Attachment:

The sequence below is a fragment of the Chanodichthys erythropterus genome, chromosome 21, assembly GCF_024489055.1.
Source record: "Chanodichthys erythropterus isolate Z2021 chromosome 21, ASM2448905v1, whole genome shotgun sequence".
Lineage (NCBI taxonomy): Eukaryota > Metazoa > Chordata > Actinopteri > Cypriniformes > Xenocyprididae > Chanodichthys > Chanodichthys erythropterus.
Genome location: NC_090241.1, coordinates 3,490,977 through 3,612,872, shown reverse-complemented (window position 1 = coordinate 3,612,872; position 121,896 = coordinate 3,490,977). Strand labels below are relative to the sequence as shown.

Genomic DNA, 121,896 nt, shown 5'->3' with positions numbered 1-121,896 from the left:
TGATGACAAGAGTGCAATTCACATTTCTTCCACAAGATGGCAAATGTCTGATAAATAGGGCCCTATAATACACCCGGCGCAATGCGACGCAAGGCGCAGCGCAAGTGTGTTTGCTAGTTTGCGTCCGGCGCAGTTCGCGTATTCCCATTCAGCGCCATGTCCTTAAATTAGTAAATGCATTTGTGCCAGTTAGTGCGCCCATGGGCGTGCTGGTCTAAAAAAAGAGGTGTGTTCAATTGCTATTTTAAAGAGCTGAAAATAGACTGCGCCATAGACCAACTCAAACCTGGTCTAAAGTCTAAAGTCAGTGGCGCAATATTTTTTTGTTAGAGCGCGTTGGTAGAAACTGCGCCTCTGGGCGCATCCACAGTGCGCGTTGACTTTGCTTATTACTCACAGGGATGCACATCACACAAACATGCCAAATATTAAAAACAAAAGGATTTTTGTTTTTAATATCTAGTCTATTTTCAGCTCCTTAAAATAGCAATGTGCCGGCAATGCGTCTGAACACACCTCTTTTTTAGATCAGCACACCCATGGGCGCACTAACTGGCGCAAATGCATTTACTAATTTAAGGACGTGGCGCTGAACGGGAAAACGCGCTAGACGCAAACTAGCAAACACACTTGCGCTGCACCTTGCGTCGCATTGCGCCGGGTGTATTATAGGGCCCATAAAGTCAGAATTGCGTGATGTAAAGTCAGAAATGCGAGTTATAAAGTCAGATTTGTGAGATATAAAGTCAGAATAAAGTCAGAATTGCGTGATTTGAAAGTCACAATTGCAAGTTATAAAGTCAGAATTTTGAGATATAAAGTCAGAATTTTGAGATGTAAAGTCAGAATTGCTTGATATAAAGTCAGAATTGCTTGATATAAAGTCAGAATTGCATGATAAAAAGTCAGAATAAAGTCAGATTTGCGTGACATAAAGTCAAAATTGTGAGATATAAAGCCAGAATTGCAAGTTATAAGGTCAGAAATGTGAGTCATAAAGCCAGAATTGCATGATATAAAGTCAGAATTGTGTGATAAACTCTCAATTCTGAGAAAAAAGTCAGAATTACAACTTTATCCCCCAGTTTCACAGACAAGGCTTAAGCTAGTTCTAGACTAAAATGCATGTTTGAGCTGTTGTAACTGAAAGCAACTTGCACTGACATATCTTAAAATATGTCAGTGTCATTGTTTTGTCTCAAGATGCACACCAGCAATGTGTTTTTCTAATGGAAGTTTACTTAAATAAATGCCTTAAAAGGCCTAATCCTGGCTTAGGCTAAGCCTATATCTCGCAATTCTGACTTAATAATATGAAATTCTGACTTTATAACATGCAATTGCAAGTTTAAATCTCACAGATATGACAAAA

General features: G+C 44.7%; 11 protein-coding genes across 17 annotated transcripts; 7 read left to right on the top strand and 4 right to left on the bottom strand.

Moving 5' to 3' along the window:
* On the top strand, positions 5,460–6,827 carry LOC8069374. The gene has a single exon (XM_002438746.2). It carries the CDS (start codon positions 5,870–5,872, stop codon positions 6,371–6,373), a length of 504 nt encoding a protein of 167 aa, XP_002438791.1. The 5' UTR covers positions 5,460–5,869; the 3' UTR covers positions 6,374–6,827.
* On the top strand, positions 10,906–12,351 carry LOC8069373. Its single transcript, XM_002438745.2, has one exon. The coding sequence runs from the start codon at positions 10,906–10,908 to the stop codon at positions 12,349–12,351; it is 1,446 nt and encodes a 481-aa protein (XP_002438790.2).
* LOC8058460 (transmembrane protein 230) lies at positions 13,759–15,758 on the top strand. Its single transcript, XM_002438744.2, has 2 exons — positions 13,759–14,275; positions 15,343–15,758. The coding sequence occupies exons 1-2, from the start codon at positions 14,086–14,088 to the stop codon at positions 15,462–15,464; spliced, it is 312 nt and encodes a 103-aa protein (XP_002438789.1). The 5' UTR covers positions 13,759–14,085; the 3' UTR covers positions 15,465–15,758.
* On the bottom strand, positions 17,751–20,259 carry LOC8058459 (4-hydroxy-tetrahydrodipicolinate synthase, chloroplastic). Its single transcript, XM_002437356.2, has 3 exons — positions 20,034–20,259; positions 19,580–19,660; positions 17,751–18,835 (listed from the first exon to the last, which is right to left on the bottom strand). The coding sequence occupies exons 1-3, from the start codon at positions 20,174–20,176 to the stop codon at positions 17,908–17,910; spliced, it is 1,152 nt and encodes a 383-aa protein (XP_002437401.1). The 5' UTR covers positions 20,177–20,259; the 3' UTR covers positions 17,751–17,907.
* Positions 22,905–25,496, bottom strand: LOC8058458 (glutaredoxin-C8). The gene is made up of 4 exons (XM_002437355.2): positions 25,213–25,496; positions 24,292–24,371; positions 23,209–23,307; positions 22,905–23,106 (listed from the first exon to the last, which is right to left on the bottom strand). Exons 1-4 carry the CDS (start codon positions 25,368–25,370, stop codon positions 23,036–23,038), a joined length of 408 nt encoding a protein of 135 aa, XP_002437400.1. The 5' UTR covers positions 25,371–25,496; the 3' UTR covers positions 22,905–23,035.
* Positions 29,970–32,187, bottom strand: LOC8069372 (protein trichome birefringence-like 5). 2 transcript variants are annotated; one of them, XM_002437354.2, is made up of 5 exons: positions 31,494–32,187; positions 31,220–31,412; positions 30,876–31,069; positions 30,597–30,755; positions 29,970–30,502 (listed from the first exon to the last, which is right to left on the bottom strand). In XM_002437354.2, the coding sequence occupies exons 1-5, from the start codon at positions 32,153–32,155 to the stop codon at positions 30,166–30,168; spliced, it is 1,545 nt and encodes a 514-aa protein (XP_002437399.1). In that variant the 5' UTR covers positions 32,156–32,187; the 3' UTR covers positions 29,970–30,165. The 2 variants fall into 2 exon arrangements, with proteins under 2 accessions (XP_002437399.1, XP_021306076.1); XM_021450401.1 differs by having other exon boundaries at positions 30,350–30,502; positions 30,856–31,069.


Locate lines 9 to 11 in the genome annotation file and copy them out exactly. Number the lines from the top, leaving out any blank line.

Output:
* On the top strand, positions 5,460–6,827 carry LOC8069374. The gene has a single exon (XM_002438746.2). It carries the CDS (start codon positions 5,870–5,872, stop codon positions 6,371–6,373), a length of 504 nt encoding a protein of 167 aa, XP_002438791.1. The 5' UTR covers positions 5,460–5,869; the 3' UTR covers positions 6,374–6,827.
* On the top strand, positions 10,906–12,351 carry LOC8069373. Its single transcript, XM_002438745.2, has one exon. The coding sequence runs from the start codon at positions 10,906–10,908 to the stop codon at positions 12,349–12,351; it is 1,446 nt and encodes a 481-aa protein (XP_002438790.2).
* LOC8058460 (transmembrane protein 230) lies at positions 13,759–15,758 on the top strand. Its single transcript, XM_002438744.2, has 2 exons — positions 13,759–14,275; positions 15,343–15,758. The coding sequence occupies exons 1-2, from the start codon at positions 14,086–14,088 to the stop codon at positions 15,462–15,464; spliced, it is 312 nt and encodes a 103-aa protein (XP_002438789.1). The 5' UTR covers positions 13,759–14,085; the 3' UTR covers positions 15,465–15,758.